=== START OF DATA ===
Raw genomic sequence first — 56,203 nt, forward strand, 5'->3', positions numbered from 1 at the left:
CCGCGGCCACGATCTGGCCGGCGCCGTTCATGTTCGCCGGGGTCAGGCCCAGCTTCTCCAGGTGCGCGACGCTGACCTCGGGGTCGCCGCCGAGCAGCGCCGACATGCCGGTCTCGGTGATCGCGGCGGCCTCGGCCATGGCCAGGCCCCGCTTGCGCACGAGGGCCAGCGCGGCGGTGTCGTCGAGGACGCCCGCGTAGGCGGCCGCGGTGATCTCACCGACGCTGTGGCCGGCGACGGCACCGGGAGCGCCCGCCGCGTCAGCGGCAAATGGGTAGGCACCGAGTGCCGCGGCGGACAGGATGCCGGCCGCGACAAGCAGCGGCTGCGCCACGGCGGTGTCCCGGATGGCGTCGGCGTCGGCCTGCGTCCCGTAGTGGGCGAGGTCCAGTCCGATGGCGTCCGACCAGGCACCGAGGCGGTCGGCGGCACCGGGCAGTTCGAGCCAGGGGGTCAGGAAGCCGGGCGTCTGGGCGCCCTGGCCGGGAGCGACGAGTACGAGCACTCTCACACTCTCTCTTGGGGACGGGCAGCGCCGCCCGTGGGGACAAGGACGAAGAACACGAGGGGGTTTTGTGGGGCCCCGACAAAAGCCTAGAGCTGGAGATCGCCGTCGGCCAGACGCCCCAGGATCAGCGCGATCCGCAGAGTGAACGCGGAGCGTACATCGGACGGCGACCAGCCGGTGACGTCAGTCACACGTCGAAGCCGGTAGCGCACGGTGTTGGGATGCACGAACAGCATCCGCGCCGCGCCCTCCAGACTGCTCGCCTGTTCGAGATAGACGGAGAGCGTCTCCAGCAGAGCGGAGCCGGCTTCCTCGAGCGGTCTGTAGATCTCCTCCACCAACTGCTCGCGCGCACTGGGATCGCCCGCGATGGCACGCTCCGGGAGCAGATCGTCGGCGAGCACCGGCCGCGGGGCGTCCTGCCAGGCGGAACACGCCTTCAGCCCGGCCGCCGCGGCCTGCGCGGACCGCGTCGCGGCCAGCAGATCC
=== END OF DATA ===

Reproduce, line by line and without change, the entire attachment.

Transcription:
Raw genomic sequence first — 56,203 nt, forward strand, 5'->3', positions numbered from 1 at the left:
CCGCGGCCACGATCTGGCCGGCGCCGTTCATGTTCGCCGGGGTCAGGCCCAGCTTCTCCAGGTGCGCGACGCTGACCTCGGGGTCGCCGCCGAGCAGCGCCGACATGCCGGTCTCGGTGATCGCGGCGGCCTCGGCCATGGCCAGGCCCCGCTTGCGCACGAGGGCCAGCGCGGCGGTGTCGTCGAGGACGCCCGCGTAGGCGGCCGCGGTGATCTCACCGACGCTGTGGCCGGCGACGGCACCGGGAGCGCCCGCCGCGTCAGCGGCAAATGGGTAGGCACCGAGTGCCGCGGCGGACAGGATGCCGGCCGCGACAAGCAGCGGCTGCGCCACGGCGGTGTCCCGGATGGCGTCGGCGTCGGCCTGCGTCCCGTAGTGGGCGAGGTCCAGTCCGATGGCGTCCGACCAGGCACCGAGGCGGTCGGCGGCACCGGGCAGTTCGAGCCAGGGGGTCAGGAAGCCGGGCGTCTGGGCGCCCTGGCCGGGAGCGACGAGTACGAGCACTCTCACACTCTCTCTTGGGGACGGGCAGCGCCGCCCGTGGGGACAAGGACGAAGAACACGAGGGGGTTTTGTGGGGCCCCGACAAAAGCCTAGAGCTGGAGATCGCCGTCGGCCAGACGCCCCAGGATCAGCGCGATCCGCAGAGTGAACGCGGAGCGTACATCGGACGGCGACCAGCCGGTGACGTCAGTCACACGTCGAAGCCGGTAGCGCACGGTGTTGGGATGCACGAACAGCATCCGCGCCGCGCCCTCCAGACTGCTCGCCTGTTCGAGATAGACGGAGAGCGTCTCCAGCAGAGCGGAGCCGGCTTCCTCGAGCGGTCTGTAGATCTCCTCCACCAACTGCTCGCGCGCACTGGGATCGCCCGCGATGGCACGCTCCGGGAGCAGATCGTCGGCGAGCACCGGCCGCGGGGCGTCCTGCCAGGCGGAACACGCCTTCAGCCCGGCCGCCGCGGCCTGCGCGGACCGCGTCGCGGCCAGCAGATCC